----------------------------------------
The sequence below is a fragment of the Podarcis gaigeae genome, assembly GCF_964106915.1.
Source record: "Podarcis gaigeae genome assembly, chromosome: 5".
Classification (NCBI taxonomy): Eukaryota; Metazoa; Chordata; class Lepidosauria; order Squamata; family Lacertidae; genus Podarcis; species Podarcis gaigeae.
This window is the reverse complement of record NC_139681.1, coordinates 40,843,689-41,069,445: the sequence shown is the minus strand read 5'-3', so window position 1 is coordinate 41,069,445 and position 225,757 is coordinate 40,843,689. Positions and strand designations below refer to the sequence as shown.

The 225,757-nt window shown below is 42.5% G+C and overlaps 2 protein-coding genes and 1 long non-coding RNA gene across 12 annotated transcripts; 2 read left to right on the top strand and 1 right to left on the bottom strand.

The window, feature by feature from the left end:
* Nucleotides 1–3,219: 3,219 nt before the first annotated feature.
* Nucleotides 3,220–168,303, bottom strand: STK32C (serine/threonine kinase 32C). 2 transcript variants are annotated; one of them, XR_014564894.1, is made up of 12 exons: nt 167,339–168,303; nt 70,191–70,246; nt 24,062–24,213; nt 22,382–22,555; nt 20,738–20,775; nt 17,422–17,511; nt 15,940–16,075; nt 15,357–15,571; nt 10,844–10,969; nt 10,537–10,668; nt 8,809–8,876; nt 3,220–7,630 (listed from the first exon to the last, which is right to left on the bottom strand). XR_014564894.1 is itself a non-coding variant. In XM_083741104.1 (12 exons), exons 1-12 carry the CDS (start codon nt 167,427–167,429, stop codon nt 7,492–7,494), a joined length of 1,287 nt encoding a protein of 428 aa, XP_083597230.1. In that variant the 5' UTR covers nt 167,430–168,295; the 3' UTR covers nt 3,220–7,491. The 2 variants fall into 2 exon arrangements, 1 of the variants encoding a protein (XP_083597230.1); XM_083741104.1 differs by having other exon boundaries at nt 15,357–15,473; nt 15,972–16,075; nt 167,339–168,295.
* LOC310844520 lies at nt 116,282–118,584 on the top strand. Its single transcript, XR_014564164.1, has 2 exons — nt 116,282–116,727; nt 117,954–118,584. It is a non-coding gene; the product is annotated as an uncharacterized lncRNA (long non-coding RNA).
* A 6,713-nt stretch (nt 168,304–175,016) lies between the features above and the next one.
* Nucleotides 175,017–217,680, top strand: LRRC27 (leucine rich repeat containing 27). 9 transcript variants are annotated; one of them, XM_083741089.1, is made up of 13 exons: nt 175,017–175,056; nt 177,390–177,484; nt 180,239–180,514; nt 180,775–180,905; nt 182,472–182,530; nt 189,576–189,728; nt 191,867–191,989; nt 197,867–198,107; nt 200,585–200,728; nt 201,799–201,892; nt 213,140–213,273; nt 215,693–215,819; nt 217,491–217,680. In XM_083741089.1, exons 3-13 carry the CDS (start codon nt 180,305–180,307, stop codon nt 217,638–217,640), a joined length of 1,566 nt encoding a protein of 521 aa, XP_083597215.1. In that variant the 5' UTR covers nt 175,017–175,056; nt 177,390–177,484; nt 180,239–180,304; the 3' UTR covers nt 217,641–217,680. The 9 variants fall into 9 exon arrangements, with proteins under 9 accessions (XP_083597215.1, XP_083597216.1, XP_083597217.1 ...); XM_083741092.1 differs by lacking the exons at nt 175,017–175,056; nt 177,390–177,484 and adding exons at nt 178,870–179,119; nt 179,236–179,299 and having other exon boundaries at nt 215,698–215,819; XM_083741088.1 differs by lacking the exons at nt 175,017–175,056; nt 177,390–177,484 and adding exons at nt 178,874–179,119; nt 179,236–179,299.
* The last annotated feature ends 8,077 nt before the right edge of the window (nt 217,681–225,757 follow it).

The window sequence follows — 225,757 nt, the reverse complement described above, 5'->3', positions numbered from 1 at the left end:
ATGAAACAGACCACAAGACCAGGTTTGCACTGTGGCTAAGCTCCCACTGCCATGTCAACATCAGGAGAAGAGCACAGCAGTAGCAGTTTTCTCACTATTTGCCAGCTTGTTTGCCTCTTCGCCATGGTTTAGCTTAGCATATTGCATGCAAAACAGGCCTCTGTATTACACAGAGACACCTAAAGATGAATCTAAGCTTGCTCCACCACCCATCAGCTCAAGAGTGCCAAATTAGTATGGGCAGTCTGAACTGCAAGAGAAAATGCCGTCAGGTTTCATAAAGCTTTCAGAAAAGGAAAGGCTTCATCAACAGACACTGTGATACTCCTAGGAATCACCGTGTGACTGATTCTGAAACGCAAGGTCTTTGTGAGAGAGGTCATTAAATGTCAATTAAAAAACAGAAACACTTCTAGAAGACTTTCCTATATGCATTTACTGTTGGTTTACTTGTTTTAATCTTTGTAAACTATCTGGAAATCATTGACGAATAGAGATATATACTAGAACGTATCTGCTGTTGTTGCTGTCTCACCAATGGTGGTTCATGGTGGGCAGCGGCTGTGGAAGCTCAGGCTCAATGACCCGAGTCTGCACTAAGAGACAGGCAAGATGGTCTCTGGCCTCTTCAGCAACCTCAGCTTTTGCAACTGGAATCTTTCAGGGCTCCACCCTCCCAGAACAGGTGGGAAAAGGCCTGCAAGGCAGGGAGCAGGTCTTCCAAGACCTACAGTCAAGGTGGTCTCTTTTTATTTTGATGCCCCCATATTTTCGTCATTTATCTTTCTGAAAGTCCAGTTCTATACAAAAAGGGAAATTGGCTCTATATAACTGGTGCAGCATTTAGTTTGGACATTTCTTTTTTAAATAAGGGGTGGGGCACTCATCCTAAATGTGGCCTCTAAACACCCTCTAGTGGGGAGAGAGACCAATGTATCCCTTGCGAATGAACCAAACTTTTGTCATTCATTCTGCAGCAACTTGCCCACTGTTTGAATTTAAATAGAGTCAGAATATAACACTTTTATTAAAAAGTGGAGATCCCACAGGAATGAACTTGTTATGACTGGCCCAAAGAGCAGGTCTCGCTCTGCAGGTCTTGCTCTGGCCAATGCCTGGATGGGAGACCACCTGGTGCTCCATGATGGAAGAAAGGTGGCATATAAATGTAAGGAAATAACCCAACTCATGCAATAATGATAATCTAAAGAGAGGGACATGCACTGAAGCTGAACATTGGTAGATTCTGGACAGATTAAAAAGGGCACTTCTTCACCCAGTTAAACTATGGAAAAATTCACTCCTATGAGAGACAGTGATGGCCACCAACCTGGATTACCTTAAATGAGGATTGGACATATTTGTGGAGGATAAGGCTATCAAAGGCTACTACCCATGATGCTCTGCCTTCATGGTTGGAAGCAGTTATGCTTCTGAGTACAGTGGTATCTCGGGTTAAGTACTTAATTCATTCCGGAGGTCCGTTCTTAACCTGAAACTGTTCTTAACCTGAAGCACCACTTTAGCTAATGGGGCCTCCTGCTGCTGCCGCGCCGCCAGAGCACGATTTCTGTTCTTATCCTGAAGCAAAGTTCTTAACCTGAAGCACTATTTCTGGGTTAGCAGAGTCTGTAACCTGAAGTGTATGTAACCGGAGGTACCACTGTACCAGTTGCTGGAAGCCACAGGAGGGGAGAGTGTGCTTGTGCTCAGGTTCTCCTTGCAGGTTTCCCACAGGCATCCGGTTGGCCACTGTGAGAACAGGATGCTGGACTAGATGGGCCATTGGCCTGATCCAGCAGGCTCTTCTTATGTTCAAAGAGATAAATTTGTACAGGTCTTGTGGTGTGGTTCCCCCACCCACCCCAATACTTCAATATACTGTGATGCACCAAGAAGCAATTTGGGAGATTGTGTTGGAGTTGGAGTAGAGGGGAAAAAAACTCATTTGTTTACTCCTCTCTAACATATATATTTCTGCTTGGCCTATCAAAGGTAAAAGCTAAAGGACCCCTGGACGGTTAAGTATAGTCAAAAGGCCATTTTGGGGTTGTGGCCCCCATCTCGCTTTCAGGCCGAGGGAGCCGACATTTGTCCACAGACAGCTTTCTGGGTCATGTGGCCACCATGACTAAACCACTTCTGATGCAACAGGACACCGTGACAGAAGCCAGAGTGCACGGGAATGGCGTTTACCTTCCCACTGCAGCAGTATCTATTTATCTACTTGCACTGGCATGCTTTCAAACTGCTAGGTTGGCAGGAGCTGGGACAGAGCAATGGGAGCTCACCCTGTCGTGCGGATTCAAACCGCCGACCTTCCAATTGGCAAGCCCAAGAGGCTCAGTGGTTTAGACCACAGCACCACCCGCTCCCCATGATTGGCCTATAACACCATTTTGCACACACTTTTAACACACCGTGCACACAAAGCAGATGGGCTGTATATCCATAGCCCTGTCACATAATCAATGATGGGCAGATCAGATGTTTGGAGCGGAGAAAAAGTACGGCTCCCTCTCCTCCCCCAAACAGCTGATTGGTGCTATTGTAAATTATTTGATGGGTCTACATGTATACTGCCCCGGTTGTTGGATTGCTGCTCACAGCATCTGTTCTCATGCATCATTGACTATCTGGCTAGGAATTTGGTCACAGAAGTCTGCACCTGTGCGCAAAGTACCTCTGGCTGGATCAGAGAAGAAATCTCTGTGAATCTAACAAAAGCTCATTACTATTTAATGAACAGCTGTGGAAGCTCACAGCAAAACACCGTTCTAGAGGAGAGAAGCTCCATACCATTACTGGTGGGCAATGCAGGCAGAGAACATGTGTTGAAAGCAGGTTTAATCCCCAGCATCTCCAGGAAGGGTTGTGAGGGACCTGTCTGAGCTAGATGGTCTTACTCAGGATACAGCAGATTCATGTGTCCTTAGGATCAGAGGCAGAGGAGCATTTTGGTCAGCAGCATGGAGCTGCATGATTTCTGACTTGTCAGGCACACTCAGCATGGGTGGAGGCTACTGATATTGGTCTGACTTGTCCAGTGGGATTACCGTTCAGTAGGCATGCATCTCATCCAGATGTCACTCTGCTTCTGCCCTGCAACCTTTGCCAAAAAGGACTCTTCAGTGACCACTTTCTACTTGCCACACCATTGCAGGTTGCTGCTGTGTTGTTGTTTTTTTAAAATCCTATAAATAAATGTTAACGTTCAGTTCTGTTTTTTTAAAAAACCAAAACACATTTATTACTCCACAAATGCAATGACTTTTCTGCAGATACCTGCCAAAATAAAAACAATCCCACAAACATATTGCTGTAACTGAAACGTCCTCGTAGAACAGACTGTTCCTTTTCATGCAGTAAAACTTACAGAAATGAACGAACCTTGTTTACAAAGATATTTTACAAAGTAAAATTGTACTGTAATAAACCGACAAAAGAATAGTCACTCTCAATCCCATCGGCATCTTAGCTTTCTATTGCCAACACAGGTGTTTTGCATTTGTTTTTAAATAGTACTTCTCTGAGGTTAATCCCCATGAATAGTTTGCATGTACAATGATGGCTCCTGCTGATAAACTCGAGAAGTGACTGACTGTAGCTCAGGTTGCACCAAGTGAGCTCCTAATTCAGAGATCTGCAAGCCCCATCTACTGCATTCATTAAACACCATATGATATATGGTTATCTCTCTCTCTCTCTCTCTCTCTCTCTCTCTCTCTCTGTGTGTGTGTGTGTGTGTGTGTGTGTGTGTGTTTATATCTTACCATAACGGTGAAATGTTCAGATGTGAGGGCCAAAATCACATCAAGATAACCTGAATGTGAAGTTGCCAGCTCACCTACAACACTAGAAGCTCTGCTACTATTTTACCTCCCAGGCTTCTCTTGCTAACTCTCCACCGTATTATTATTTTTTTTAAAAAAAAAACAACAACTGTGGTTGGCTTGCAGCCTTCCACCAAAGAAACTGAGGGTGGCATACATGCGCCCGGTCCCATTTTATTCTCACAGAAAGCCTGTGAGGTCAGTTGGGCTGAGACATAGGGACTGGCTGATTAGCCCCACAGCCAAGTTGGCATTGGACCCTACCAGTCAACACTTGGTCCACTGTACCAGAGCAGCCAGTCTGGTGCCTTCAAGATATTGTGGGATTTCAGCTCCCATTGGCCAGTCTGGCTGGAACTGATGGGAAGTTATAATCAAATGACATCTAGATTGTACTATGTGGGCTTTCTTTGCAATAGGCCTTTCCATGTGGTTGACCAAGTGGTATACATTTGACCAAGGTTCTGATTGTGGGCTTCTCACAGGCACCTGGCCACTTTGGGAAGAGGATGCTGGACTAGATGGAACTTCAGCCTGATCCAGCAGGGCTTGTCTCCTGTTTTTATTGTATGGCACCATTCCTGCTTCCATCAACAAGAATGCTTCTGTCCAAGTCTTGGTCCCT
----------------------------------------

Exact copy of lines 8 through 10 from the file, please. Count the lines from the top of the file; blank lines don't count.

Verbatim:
* Nucleotides 3,220–168,303, bottom strand: STK32C (serine/threonine kinase 32C). 2 transcript variants are annotated; one of them, XR_014564894.1, is made up of 12 exons: nt 167,339–168,303; nt 70,191–70,246; nt 24,062–24,213; nt 22,382–22,555; nt 20,738–20,775; nt 17,422–17,511; nt 15,940–16,075; nt 15,357–15,571; nt 10,844–10,969; nt 10,537–10,668; nt 8,809–8,876; nt 3,220–7,630 (listed from the first exon to the last, which is right to left on the bottom strand). XR_014564894.1 is itself a non-coding variant. In XM_083741104.1 (12 exons), exons 1-12 carry the CDS (start codon nt 167,427–167,429, stop codon nt 7,492–7,494), a joined length of 1,287 nt encoding a protein of 428 aa, XP_083597230.1. In that variant the 5' UTR covers nt 167,430–168,295; the 3' UTR covers nt 3,220–7,491. The 2 variants fall into 2 exon arrangements, 1 of the variants encoding a protein (XP_083597230.1); XM_083741104.1 differs by having other exon boundaries at nt 15,357–15,473; nt 15,972–16,075; nt 167,339–168,295.
* LOC310844520 lies at nt 116,282–118,584 on the top strand. Its single transcript, XR_014564164.1, has 2 exons — nt 116,282–116,727; nt 117,954–118,584. It is a non-coding gene; the product is annotated as an uncharacterized lncRNA (long non-coding RNA).
* A 6,713-nt stretch (nt 168,304–175,016) lies between the features above and the next one.